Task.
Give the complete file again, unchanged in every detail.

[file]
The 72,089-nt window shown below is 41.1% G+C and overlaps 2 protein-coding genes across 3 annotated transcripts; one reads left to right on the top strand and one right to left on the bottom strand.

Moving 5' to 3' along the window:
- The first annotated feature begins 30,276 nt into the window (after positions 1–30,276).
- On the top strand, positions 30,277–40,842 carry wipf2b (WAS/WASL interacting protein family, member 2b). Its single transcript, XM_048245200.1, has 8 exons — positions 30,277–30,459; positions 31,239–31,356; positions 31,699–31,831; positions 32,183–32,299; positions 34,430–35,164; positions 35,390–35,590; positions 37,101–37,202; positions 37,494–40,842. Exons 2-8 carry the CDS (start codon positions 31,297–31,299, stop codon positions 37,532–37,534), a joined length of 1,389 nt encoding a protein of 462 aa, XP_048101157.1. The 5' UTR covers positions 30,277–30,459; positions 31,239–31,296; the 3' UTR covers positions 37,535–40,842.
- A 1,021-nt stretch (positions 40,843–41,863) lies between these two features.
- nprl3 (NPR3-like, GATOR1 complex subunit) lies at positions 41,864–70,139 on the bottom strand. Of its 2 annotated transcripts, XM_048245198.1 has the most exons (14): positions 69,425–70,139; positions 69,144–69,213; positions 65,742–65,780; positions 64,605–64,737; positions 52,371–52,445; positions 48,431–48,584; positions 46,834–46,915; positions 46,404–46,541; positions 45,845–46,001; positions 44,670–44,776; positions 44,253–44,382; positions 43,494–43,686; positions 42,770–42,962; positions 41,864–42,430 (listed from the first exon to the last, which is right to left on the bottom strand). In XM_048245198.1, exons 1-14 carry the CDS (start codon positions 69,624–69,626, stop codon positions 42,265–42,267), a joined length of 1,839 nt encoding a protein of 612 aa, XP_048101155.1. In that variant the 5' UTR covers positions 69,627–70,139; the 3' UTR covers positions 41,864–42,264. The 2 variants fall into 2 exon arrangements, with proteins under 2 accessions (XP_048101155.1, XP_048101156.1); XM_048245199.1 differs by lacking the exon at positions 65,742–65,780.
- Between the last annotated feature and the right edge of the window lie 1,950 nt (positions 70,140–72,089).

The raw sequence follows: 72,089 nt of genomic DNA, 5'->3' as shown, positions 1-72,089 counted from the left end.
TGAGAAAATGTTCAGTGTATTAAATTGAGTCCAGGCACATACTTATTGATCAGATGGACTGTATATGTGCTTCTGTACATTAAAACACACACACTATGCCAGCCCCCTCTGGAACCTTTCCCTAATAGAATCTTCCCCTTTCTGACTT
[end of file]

The 72,089-nt window shown below is 41.1% G+C and overlaps 2 protein-coding genes across 3 annotated transcripts; one reads left to right on the top strand and one right to left on the bottom strand.

Moving 5' to 3' along the window:
- The first annotated feature begins 30,276 nt into the window (after positions 1–30,276).
- On the top strand, positions 30,277–40,842 carry wipf2b (WAS/WASL interacting protein family, member 2b). Its single transcript, XM_048245200.1, has 8 exons — positions 30,277–30,459; positions 31,239–31,356; positions 31,699–31,831; positions 32,183–32,299; positions 34,430–35,164; positions 35,390–35,590; positions 37,101–37,202; positions 37,494–40,842. Exons 2-8 carry the CDS (start codon positions 31,297–31,299, stop codon positions 37,532–37,534), a joined length of 1,389 nt encoding a protein of 462 aa, XP_048101157.1. The 5' UTR covers positions 30,277–30,459; positions 31,239–31,296; the 3' UTR covers positions 37,535–40,842.
- A 1,021-nt stretch (positions 40,843–41,863) lies between these two features.
- nprl3 (NPR3-like, GATOR1 complex subunit) lies at positions 41,864–70,139 on the bottom strand. Of its 2 annotated transcripts, XM_048245198.1 has the most exons (14): positions 69,425–70,139; positions 69,144–69,213; positions 65,742–65,780; positions 64,605–64,737; positions 52,371–52,445; positions 48,431–48,584; positions 46,834–46,915; positions 46,404–46,541; positions 45,845–46,001; positions 44,670–44,776; positions 44,253–44,382; positions 43,494–43,686; positions 42,770–42,962; positions 41,864–42,430 (listed from the first exon to the last, which is right to left on the bottom strand). In XM_048245198.1, exons 1-14 carry the CDS (start codon positions 69,624–69,626, stop codon positions 42,265–42,267), a joined length of 1,839 nt encoding a protein of 612 aa, XP_048101155.1. In that variant the 5' UTR covers positions 69,627–70,139; the 3' UTR covers positions 41,864–42,264. The 2 variants fall into 2 exon arrangements, with proteins under 2 accessions (XP_048101155.1, XP_048101156.1); XM_048245199.1 differs by lacking the exon at positions 65,742–65,780.
- Between the last annotated feature and the right edge of the window lie 1,950 nt (positions 70,140–72,089).

The raw sequence follows: 72,089 nt of genomic DNA, 5'->3' as shown, positions 1-72,089 counted from the left end.
TGAGAAAATGTTCAGTGTATTAAATTGAGTCCAGGCACATACTTATTGATCAGATGGACTGTATATGTGCTTCTGTACATTAAAACACACACACTATGCCAGCCCCCTCTGGAACCTTTCCCTAATAGAATCTTCCCCTTTCTGACTT